Pacific Northwest skylines have been transformed by the visionaries who operate in our region’s commercial real estate (CRE) and construction industry. While it has seen considerable growth, industry veterans know from experience that it is crucial to stay on top of one’s business, preparing for resilience (and even vitality) during periods of economic change.

This past summer, Schwabe, Williamson and Wyatt PC commissioned a survey and received insights from more than 700 CRE and construction leaders about the state of the industry. Schwabe then released in partnership with Kinesis – an organization that helps companies in the built industry maximize their potential through marketing and cultural transformation – a report summarizing the findings. The data shows that almost 75 percent of CRE and construction leaders have a strong degree of confidence in the local economy, the industry, and their individual companies. Key findings centered on opportunities for continued growth, but also on preparation for a market shift and talent management.

Growth for the future

The survey respondents reported a strong growing economy and population growth in the Pacific Northwest as advantages to doing business here. And the data shows that our region has several growth opportunities for CRE and construction businesses – namely technological innovation, regional growth outside of downtown cores, and increased diversity of projects.

Technology continues to allow for innovation that increases transparency and efficiency, enabling companies to grow their businesses – assuming they can harness technology to their advantage.

While mobile apps, innovative building materials (e.g., cross-laminated timber) and the internet of things are currently being used, the industry plans on digging into predictive analysis and real-time market comparable software in the future. While the cost of new technology can seem prohibitive, the data suggests that more and more, companies are embracing technology to facilitate growth. Portland will continue to see more projects; however, Hillsboro is identified as the next major metropolitan area outside of Portland for growth. Given the increase of companies in that area and the availability of land as compared to Portland proper, it is no surprise that this area is ripe for continued expansion.

When the survey respondents were asked what projects the industry was focused on, they indicated an increase in infrastructure, private-public partnerships, affordable housing, and data centers.

Twenty-five percent of respondents said they’d be working on fewer retail, hotel and amusement projects in the coming year.

Making the market work for a business

While confidence in the market is high for the industry, the data reflects room for concern. More than half of the survey recipients believe a market correction could arrive as soon as 2020. Not surprisingly, challenges to business like local politics, regulations and taxes are top of mind. The rising cost of doing business was the top listed concern for the industry. Coming in second was the ability to attract and retain good employees; preparing for the next downturn came in third.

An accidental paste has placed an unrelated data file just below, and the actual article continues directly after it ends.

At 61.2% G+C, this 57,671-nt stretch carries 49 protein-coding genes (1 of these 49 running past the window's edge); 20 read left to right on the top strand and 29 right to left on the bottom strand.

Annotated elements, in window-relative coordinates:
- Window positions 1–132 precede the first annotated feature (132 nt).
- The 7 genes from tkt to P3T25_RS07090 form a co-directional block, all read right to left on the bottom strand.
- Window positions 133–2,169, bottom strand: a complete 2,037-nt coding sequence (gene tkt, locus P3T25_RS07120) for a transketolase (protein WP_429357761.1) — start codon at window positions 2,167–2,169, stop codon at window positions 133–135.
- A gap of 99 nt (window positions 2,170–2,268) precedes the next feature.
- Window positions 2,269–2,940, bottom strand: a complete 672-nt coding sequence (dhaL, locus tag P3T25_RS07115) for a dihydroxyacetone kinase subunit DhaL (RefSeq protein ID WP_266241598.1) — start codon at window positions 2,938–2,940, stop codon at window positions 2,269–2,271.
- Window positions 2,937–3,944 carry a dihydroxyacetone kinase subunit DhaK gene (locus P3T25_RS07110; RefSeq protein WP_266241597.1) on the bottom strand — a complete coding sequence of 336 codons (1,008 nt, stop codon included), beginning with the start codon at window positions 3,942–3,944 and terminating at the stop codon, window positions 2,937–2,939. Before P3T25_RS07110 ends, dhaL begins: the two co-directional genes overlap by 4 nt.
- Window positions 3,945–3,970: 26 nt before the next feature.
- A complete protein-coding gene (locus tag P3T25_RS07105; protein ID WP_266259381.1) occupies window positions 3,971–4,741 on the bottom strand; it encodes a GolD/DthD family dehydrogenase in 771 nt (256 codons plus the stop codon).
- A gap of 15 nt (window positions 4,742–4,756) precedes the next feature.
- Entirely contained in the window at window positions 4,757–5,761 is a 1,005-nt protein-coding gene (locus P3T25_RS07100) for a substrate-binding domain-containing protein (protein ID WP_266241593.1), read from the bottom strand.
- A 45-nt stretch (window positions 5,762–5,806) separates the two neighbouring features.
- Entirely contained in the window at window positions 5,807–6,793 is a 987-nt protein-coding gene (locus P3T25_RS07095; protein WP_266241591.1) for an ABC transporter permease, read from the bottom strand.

To prepare for a market correction, industry players are watching their bottom line, diversifying their clients and projects, being more selective about the projects they take on, and implementing hiring freezes or layoffs.

This data suggests some tension between the current and future markets. With cost of business being high and concern over a coming market shift, controlling costs and watching the bottom line make sense. However, businesses are struggling to attract and retain top talent, which tends to make up a large part of the bottom line. The industry will need to carefully balance increasing efficiency, cutting costs, and investing in top talent to weather a potential shift.

Building a talent foundation

Talent management makes up three of the top five most commonly reported business concerns for this industry, including attracting and retaining strong employees, the cost of employee health care and other benefits, and training and succession planning challenges.

Despite more than 74 percent of the industry reporting a challenge with recruiting and retention of skilled talent, 90 percent of companies report that they have an employee-friendly culture. Another 84 percent report that they have good workplace conditions, perks and amenities. This tension may be a reflection of data that is self-reported, with a large number of respondents being from the executive level.

In Oregon, 58 percent of CRE and construction companies plan to hire more full-time employees in the coming year, which means the talent market will likely remain competitive. In order to attract and retain skilled talent and stay on track with growth and market shifts, businesses should consider exploring innovative methods of employee recruiting, training and retention – such as focusing on diversity or communicating their mission and values in the hiring process.

The Pacific Northwest is still in a period of rapid development, and if the data in this survey is correct, the region will continue to see growth, though tempered by market shifts. CRE and construction companies should take advantage of the benefits of the region to mitigate against a potential economic slowdown and best position their companies for the long term.

A full copy of the report can be downloaded at

Stephanie Holmberg is the leader of the real estate and construction industry group at Schwabe, Williamson & Wyatt. She focuses her practice on construction law. Contact her at 503-796-2953 or

Column first appeared in the Oregon Daily Journal of Commerce on October 22, 2019

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